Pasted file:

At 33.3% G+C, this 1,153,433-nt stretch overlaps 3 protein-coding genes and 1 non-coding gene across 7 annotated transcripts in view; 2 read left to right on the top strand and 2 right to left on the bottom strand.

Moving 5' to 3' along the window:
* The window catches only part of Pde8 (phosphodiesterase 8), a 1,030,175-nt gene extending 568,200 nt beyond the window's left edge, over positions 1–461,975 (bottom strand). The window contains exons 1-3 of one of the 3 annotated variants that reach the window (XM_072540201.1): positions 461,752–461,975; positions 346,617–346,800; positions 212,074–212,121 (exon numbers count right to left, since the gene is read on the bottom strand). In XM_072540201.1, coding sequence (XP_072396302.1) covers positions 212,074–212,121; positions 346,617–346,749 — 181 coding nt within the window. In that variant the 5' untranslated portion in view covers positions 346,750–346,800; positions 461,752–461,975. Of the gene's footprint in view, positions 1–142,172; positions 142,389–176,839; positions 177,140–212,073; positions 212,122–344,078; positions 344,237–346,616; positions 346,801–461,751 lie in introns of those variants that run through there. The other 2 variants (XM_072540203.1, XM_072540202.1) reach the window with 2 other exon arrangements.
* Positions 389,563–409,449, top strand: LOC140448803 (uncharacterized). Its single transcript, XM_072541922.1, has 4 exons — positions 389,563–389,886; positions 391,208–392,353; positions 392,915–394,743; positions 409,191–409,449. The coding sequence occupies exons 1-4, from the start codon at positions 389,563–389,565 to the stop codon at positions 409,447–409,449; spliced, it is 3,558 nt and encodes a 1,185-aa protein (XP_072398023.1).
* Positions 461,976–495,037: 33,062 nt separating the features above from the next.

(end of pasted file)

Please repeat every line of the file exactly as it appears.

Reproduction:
At 33.3% G+C, this 1,153,433-nt stretch overlaps 3 protein-coding genes and 1 non-coding gene across 7 annotated transcripts in view; 2 read left to right on the top strand and 2 right to left on the bottom strand.

Moving 5' to 3' along the window:
* The window catches only part of Pde8 (phosphodiesterase 8), a 1,030,175-nt gene extending 568,200 nt beyond the window's left edge, over positions 1–461,975 (bottom strand). The window contains exons 1-3 of one of the 3 annotated variants that reach the window (XM_072540201.1): positions 461,752–461,975; positions 346,617–346,800; positions 212,074–212,121 (exon numbers count right to left, since the gene is read on the bottom strand). In XM_072540201.1, coding sequence (XP_072396302.1) covers positions 212,074–212,121; positions 346,617–346,749 — 181 coding nt within the window. In that variant the 5' untranslated portion in view covers positions 346,750–346,800; positions 461,752–461,975. Of the gene's footprint in view, positions 1–142,172; positions 142,389–176,839; positions 177,140–212,073; positions 212,122–344,078; positions 344,237–346,616; positions 346,801–461,751 lie in introns of those variants that run through there. The other 2 variants (XM_072540203.1, XM_072540202.1) reach the window with 2 other exon arrangements.
* Positions 389,563–409,449, top strand: LOC140448803 (uncharacterized). Its single transcript, XM_072541922.1, has 4 exons — positions 389,563–389,886; positions 391,208–392,353; positions 392,915–394,743; positions 409,191–409,449. The coding sequence occupies exons 1-4, from the start codon at positions 389,563–389,565 to the stop codon at positions 409,447–409,449; spliced, it is 3,558 nt and encodes a 1,185-aa protein (XP_072398023.1).
* Positions 461,976–495,037: 33,062 nt separating the features above from the next.